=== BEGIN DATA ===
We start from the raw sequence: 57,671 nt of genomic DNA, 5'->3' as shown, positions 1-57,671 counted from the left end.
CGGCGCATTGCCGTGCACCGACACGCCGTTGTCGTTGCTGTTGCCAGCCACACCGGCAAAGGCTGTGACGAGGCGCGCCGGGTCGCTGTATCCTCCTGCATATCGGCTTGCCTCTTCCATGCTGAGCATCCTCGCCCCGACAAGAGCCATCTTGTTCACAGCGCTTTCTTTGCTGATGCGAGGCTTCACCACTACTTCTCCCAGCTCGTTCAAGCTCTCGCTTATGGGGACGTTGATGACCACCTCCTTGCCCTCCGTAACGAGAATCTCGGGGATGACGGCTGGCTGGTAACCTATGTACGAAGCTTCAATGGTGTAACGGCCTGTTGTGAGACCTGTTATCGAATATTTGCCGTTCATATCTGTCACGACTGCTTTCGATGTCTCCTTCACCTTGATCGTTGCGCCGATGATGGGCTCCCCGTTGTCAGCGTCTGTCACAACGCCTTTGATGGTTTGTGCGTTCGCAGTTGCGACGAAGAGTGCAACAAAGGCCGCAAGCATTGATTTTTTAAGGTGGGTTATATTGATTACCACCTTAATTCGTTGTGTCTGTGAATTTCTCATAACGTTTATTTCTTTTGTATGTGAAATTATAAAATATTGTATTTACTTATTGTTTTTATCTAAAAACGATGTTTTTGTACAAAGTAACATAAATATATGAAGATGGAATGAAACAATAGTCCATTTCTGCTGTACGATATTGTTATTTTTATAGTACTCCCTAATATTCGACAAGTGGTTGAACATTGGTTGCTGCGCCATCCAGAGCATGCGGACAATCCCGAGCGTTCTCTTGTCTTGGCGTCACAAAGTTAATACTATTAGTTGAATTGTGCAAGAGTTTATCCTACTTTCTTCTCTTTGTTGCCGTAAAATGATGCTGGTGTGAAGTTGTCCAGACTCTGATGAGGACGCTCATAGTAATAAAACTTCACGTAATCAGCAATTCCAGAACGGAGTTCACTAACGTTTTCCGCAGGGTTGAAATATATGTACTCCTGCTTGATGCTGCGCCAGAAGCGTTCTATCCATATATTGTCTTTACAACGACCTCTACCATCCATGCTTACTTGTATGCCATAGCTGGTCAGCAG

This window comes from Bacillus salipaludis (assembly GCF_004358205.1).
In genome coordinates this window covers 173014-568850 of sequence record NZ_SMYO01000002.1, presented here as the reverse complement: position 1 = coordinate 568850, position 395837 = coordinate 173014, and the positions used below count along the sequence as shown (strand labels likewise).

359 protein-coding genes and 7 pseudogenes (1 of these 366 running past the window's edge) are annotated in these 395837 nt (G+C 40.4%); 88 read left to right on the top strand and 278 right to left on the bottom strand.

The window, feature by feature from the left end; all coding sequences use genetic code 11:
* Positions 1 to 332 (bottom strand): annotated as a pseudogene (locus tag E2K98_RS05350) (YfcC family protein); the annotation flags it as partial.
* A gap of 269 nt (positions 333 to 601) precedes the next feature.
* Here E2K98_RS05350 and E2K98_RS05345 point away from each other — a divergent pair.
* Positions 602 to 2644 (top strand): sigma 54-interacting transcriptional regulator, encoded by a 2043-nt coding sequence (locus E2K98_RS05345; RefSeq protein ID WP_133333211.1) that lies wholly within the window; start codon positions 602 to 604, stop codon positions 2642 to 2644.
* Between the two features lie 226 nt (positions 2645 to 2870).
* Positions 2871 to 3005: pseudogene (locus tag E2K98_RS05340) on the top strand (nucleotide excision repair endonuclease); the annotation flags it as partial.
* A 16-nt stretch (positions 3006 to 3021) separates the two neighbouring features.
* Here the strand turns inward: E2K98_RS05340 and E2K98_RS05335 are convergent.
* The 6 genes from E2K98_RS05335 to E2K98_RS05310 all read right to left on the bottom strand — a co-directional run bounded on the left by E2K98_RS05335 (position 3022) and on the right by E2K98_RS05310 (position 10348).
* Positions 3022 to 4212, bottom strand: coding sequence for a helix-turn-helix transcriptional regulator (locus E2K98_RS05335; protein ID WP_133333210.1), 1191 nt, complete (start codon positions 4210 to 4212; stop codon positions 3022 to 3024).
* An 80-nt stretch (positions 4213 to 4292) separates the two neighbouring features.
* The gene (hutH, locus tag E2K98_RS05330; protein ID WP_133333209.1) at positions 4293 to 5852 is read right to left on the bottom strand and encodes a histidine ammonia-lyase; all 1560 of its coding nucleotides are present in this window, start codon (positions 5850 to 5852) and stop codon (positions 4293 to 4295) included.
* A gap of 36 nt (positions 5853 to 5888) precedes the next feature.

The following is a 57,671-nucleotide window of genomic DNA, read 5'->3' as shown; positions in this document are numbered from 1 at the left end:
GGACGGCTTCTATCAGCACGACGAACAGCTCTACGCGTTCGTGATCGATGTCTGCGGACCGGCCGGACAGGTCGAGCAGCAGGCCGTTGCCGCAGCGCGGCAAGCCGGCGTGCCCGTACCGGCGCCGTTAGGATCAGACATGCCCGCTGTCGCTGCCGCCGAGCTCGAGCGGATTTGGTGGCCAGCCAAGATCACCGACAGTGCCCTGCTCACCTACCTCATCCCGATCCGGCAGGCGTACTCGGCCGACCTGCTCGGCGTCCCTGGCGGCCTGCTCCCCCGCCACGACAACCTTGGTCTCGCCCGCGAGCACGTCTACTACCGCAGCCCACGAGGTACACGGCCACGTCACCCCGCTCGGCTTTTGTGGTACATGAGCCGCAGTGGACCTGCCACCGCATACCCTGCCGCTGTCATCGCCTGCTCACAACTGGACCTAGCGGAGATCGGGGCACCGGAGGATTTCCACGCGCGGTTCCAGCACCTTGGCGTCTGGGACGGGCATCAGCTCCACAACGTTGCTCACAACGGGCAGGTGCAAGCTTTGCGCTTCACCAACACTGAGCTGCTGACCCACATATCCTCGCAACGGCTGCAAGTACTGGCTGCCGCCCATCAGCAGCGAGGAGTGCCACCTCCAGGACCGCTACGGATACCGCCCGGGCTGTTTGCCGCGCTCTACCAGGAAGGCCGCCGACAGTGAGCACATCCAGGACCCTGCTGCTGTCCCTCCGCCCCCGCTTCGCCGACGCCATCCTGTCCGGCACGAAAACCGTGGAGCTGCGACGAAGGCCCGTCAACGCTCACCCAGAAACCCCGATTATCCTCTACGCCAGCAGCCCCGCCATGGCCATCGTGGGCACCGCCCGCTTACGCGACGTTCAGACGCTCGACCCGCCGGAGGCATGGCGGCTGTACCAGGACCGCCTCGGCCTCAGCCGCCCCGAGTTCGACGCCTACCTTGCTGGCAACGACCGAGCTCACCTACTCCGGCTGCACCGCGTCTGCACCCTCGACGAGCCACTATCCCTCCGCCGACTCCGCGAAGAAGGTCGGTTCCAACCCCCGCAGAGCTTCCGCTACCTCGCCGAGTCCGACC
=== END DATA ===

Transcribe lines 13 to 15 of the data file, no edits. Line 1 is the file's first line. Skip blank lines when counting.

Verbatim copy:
* A 16-nt stretch (positions 3006 to 3021) separates the two neighbouring features.
* Here the strand turns inward: E2K98_RS05340 and E2K98_RS05335 are convergent.
* The 6 genes from E2K98_RS05335 to E2K98_RS05310 all read right to left on the bottom strand — a co-directional run bounded on the left by E2K98_RS05335 (position 3022) and on the right by E2K98_RS05310 (position 10348).